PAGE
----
Academic journal article Journal of the Illinois State Historical Society

Post Offices in Northern Illinois, 1837

Academic journal article Journal of the Illinois State Historical Society

Post Offices in Northern Illinois, 1837

Article excerpt

In 1814, the U.S. Congress approved legislation requiring the extension of mail service to the seat of local government in all existing counties in the several states and to new seats of government whenever new counties were established. The law assured that as new states - and their counties - were established in the Northwest Territory, mail service would officially tie the new regions to the more established Eastern states. I

Upon his election to the Presidency, Andrew Jackson used Congress's interest in extending post offices and post roads to advance his own political agenda. Jackson essentially invented the modern patronage system, and, through his vigorous and talented postmaster general, Amos Kendall, used the appointment of postmasters to extend his political influence to virtually every corner of the nation.'

In the June 30, 1837 edition of the Illinois State Register and People's Advocate, published in the Illinois state capital at Vandalia, Kendall advertised for bids on carrying the mail from 1 January 1838 through 30 June 1842. A total of 112 Illinois postal routes were listed, 28 of them for service to northern Illinois destinations (defined here as post offices generally north of Peoria). The route listings filled columns 6-7 on page 2 of the paper and columns 1-6 on page 3. The bid specifications were re-published weekly thereafter until early autumn, apparently to give prospective contractors time to submit their bids. Since most of the mail was required to be carried in post coaches or stage wagons - which needed roads, no matter how primitive - the designed routes offer an interesting snapshot of the road system as it existed in the northern third of Illinois in 1837.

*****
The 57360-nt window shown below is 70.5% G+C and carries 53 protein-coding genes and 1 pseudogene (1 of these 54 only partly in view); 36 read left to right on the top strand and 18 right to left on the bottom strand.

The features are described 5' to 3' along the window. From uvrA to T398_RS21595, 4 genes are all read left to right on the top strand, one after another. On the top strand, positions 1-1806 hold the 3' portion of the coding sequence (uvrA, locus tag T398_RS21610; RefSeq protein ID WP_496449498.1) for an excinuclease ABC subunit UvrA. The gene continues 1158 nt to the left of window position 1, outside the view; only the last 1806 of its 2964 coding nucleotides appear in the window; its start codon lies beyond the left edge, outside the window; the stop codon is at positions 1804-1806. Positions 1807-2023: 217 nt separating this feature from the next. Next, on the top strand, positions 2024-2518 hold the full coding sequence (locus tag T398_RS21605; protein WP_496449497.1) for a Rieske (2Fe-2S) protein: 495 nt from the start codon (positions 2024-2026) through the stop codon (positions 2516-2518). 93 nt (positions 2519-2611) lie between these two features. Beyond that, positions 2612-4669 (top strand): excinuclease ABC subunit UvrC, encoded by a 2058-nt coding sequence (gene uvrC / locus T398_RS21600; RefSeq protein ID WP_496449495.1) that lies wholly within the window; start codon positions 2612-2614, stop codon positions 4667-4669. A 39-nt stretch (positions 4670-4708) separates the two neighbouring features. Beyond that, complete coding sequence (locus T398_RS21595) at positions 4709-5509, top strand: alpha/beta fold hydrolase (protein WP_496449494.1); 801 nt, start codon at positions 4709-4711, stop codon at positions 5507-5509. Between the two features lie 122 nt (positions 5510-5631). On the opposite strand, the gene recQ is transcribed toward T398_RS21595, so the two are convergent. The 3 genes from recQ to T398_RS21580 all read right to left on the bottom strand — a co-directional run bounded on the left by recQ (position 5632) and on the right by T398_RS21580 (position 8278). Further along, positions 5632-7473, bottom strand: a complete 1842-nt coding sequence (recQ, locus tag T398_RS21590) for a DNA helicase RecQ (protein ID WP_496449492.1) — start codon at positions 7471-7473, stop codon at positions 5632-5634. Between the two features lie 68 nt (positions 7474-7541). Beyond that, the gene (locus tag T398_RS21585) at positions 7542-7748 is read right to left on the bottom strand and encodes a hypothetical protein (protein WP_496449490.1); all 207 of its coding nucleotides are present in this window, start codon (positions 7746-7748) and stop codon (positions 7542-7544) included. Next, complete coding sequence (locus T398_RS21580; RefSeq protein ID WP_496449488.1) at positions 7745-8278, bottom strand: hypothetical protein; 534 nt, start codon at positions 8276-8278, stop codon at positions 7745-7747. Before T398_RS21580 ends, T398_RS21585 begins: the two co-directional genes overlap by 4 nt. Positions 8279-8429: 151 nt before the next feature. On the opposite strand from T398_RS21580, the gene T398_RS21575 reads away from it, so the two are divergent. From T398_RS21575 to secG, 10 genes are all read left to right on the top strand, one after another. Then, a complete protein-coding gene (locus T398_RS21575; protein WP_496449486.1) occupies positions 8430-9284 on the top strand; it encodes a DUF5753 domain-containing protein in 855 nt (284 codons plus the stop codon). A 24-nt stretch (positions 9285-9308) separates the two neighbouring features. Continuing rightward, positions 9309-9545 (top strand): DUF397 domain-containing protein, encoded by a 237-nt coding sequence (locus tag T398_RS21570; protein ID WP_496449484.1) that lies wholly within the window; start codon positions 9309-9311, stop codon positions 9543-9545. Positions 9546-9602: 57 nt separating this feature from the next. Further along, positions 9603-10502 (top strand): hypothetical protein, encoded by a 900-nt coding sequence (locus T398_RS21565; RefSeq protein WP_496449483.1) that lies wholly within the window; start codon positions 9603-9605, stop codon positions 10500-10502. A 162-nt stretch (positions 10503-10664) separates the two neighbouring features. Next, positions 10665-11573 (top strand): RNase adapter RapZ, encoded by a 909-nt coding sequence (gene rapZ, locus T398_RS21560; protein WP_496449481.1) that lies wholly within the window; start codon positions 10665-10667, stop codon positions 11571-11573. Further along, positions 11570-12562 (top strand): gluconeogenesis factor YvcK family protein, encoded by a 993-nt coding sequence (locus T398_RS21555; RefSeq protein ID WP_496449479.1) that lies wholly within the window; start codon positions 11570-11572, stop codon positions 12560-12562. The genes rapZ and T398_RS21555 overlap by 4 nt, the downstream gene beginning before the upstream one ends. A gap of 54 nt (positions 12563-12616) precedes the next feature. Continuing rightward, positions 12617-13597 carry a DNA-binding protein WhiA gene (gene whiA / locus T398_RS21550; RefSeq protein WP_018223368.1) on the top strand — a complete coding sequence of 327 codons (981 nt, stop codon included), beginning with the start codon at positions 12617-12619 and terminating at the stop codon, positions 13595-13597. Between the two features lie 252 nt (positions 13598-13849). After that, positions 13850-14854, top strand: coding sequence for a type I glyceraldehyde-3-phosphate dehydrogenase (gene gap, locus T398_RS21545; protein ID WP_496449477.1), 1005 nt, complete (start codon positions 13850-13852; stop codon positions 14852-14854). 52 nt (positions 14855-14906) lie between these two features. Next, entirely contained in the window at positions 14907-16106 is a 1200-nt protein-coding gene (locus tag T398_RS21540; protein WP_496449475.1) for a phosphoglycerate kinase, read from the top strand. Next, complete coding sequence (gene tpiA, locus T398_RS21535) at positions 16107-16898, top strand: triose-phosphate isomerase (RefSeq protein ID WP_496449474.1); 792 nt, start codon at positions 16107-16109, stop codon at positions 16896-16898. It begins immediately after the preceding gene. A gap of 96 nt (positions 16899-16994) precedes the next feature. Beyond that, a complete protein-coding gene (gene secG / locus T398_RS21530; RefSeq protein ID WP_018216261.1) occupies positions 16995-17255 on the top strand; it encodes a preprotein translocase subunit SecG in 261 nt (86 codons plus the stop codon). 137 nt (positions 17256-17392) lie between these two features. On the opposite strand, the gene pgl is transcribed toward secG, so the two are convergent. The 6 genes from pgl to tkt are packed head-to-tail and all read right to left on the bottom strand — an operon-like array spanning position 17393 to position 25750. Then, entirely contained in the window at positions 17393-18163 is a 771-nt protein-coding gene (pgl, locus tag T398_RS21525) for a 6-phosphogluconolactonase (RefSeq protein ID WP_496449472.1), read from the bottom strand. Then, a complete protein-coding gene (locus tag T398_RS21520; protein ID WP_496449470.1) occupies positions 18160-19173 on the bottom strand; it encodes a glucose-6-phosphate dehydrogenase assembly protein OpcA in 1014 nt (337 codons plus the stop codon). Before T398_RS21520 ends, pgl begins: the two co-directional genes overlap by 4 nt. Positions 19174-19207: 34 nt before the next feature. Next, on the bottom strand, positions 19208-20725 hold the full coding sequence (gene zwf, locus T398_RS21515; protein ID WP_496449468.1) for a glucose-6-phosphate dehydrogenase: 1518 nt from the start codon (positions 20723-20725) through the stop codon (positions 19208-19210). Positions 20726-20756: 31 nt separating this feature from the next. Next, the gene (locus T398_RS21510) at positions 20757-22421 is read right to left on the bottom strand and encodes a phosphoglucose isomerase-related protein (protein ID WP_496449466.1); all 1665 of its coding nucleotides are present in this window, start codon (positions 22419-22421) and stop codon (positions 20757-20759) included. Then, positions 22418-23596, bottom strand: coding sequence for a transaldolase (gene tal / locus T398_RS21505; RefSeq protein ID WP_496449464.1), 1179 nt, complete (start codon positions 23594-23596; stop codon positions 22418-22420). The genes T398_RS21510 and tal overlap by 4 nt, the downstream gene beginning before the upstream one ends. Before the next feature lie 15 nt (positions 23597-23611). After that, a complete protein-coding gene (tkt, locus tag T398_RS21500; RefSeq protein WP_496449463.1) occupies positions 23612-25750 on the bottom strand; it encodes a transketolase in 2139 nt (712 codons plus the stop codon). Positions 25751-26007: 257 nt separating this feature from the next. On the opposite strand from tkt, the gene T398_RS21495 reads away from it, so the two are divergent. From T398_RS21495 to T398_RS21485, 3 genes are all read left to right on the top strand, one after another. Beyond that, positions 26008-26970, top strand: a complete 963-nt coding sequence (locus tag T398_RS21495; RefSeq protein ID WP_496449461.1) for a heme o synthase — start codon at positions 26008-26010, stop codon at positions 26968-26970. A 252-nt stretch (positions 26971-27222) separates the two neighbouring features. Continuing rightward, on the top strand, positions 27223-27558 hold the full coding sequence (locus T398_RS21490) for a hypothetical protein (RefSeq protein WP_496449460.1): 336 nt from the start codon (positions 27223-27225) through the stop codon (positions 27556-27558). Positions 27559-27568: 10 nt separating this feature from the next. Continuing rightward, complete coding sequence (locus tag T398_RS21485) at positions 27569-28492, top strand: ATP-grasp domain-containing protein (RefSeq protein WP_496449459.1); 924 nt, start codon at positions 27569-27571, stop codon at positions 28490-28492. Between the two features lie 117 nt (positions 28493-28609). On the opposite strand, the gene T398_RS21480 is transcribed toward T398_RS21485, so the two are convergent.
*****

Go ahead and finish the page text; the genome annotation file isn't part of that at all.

Below is a listing of the 28 routes advertised to serve northern Illinois, complete with the introduction and the concluding explanatory notes, which specify the conditions of service required of bidders. Each numbered route includes the origin and terminus post offices, plus intermediate offices, the route's estimated mileage, and any special requirements postal officials deemed necessary, such as a later start for service on the route in question or requirements that the mails be carried in a special vehicle, such as a four horse post coach. Spellings in the original have been retained. Clarifications added by the editor are included in square brackets. Where possible, the post offices listed have been footnoted and referenced using information from 19th Century atlases, contemporary maps, local and regional histories, and the Listing of Illinois Post Offices by County published in 1981 by the Illinois Postal History Society. This valuable reference was compiled by members of the society (which has now apparently dissolved), who searched through microfilmed postal service records concerning the establishment of post offices and appointment of postmasters throughout Illinois. Unless otherwise indicated in the notes, the post offices listed below remain active.

Proposals for carrying the mails of the United States from the 1st of January 1838 (except as hereinafore stated.) to the 30th of June, 1842, on the following post routes in Illinois, will be received at the department until the 10th day of October next, inclusive, to be decided by the 21st day of said month.

On routes where the existing contracts have been extended to the 30th June 1838, the new service (unless it be of a higher degree than that now in operation) will be made to commence on the 1st of July next. These cases are especially noted under their respective numbers.

2785: From Peoria' by Rome4, Henrys, Hennepin6, Peru', and Utica8 to Ottawa9, 81 miles and back three times a week in four horse post coaches. (Proposals will also be considered for carrying the mail by steamboats on the above route) Leave Peoria every Monday, Wednesday, and Friday, at 2 a.m., arrive at Ottawa same days by 12 [mid] night. Leave Ottawa every Tuesday, Thursday, and Saturday, at 2 a. …

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